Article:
'Good job, teach': Educators emerge as heroes in Okla. tragedy

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By Eun Kyung Kim

As stories of survival emerged from sites devastated Monday by the Oklahoma tornado, so did accounts of the heroic actions of teachers who risked their lives to save students from the deadly storm. The tornado struck direct blows on two elementary schools.

One survivor told KFOR-TV about how he worked to rescue a teacher stuck beneath a car that landed in the front hallway of one of the schools.

“I don’t know what that lady’s name is, but she had three little kids underneath her. Good job, teach,” he said, breaking into tears.

Sixth-grade teacher Rhonda Crosswhite never feared for her own life as she draped her body across six students inside a Plaza Towers Elementary School bathroom stall. Instead, she focused on providing what little comfort she could to the screaming and sobbing children beneath her.

“I never thought I was going to die. The whole time I just kept screaming to them, ‘Quit worrying, we’re fine, we’re fine, we’re fine,’” Crosswhite told TODAY’s Savannah Guthrie Tuesday.

"One of my little boys just said, he just kept saying, ‘I love you, I love you, please don’t die with me, please don’t die with me,’" she said.

The teacher said she has a loud voice, but she feared she wouldn’t be heard over the storm and the screams of the students beneath her.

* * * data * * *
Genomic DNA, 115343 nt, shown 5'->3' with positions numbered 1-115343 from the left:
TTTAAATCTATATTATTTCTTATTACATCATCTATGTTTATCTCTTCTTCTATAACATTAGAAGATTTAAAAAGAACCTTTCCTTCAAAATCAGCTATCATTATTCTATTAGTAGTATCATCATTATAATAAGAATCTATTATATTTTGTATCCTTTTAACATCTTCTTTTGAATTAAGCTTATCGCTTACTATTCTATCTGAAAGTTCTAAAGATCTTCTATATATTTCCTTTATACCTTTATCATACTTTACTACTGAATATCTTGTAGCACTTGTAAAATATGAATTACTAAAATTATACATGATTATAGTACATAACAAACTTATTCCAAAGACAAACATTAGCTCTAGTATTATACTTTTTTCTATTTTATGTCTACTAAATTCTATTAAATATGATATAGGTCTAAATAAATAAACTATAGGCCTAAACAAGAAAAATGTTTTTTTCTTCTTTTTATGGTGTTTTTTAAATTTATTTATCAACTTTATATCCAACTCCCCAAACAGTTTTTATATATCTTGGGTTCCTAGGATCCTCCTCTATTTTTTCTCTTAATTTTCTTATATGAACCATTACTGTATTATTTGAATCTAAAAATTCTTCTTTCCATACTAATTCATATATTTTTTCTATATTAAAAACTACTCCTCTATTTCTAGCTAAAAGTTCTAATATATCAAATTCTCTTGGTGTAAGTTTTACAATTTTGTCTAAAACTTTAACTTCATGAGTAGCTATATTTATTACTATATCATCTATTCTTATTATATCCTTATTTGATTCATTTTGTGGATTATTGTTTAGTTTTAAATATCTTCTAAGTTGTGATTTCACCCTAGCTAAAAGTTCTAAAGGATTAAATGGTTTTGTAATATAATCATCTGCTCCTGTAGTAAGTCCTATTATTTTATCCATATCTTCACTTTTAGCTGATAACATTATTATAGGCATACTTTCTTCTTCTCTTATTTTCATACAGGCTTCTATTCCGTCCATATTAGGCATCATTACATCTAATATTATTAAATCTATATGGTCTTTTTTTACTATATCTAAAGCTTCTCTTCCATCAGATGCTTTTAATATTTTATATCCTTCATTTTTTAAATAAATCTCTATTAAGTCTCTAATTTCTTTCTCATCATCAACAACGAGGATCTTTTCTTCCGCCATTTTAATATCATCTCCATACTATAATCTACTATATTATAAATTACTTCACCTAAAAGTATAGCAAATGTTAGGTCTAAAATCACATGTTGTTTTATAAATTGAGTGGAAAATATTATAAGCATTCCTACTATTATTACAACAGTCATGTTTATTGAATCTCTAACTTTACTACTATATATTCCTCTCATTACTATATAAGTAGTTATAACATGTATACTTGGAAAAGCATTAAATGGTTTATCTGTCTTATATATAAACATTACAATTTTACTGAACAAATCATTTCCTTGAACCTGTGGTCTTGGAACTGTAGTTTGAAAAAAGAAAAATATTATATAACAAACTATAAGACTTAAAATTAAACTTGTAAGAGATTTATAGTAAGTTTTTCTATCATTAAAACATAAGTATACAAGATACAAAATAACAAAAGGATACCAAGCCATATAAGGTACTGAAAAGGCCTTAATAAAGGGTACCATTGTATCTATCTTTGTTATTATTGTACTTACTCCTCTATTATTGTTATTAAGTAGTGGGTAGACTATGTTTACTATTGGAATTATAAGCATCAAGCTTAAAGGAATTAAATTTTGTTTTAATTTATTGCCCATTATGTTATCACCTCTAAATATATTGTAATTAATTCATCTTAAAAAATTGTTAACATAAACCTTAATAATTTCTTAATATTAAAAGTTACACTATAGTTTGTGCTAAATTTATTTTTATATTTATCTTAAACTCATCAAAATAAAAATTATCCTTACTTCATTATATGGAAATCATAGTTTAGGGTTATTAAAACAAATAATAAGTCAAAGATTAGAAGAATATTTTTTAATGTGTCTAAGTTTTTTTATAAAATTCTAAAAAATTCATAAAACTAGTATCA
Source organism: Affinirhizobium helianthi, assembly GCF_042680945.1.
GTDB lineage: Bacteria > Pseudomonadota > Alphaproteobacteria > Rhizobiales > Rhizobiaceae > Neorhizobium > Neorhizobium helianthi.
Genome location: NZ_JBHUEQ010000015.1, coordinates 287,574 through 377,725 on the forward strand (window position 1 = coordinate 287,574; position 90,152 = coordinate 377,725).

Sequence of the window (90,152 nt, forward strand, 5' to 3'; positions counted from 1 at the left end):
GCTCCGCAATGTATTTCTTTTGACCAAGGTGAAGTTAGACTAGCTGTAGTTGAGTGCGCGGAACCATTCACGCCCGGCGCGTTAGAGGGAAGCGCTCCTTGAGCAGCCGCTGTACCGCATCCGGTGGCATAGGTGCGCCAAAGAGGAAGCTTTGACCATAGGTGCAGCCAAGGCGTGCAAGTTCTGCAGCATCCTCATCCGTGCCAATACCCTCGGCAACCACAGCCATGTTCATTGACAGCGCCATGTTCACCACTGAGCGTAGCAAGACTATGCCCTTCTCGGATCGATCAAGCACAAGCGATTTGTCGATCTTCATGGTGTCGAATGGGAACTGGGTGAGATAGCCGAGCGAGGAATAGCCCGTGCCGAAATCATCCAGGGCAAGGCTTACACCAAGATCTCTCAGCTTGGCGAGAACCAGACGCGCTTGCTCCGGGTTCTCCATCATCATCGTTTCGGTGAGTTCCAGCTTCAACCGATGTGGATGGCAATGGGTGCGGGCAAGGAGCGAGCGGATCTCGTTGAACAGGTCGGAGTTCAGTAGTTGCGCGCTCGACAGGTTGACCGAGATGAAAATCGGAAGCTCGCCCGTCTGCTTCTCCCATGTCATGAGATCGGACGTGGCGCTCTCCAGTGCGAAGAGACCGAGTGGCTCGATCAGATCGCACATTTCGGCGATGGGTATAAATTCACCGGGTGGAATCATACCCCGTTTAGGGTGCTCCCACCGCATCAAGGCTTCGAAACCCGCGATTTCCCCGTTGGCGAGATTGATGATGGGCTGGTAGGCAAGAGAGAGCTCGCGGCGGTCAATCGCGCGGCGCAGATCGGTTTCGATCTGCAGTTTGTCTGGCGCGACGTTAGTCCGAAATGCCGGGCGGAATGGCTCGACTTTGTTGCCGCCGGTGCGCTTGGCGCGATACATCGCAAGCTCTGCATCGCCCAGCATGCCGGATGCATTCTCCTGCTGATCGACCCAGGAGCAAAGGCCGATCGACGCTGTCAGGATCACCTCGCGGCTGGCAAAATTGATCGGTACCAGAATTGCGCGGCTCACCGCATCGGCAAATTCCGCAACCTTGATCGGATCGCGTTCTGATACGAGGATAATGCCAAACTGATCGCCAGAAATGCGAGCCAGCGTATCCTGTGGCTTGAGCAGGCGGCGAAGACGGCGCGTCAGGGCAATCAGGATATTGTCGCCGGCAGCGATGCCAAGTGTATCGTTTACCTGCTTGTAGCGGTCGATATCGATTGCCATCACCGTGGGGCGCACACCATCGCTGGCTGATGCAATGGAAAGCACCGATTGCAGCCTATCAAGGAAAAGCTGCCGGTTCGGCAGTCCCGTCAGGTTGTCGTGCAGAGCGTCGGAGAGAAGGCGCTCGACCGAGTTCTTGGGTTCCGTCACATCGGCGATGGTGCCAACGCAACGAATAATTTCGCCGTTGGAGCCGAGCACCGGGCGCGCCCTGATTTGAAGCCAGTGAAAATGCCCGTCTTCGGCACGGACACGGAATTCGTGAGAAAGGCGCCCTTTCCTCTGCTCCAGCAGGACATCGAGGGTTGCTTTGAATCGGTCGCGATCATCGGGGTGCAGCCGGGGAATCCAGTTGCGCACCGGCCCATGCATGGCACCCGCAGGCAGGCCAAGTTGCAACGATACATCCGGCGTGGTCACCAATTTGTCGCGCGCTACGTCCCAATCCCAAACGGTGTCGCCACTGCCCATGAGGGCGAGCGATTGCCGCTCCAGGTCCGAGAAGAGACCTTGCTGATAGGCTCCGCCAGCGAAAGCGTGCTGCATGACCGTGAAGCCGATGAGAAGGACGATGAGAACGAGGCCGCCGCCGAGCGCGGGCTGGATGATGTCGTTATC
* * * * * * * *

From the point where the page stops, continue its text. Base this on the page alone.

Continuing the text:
“’We’re going to be fine. I am protecting you,’” Crosswhite said she told one girl. “And then I said a few prayers. ‘God, please take care of my kids.’ And we’re fine.”

Rhonda Crosswhite reunites with Damian Britton, one of the students she helped protect from the Oklahoma tornado, as mom Brandi Kline brushes away tears.Today

Crosswhite got a chance to reunite, on air, with one of the students she saved. Damian Britton, a fourth-grader who was in the same bathroom with Crosswhite, credited the teacher earlier on TODAY for saving his life.

The two embraced each other while Crosswhite whispered, “I told you we were going to be OK.”

The boy’s mother, Brandi Kline, then joined the two in their embrace before recognizing her efforts.

“Thank you so much. Thank you all the teachers that were out there,” she said.

Crosswhite downplayed her efforts, instead praising the work of the entire school’s staff and faculty.

“Just doing our job,” she said.

Photographs of teachers carrying or holding the hands of children overcome by the ordeal also were widely distributed.

The tales eerily echoed the heroic stories that emerged from another recent tragedy. Teachers at Sandy Hook Elementary School in Newtown, Conn., also risked their lives to put their students first and save them from the gunman who stormed the school last December.

School principal Dawn Hochsprung was killed after running toward the danger when the shooting rampage began, according to accounts told by victim relatives.

First-grade teacher Vicki Soto also died while trying to save her students, discovered by authorities trying to shield her students from the spray of bullets.

Rescuers in Oklahoma continued their search efforts Tuesday at both elementary schools and throughout Oklahoma City suburbs devastated by the tornados. Authorities say at least 24 people were killed, a lower estimate than the 51 originally provided. It was unclear how many children were among those who died.

Tune in to NBC at 8 p.m. ET/7 p.m. CT Tuesday night foran NBC News special focusing on the Oklahoma tornado.

A monster tornado hit Moore, Okla., leaving at least 24 dead.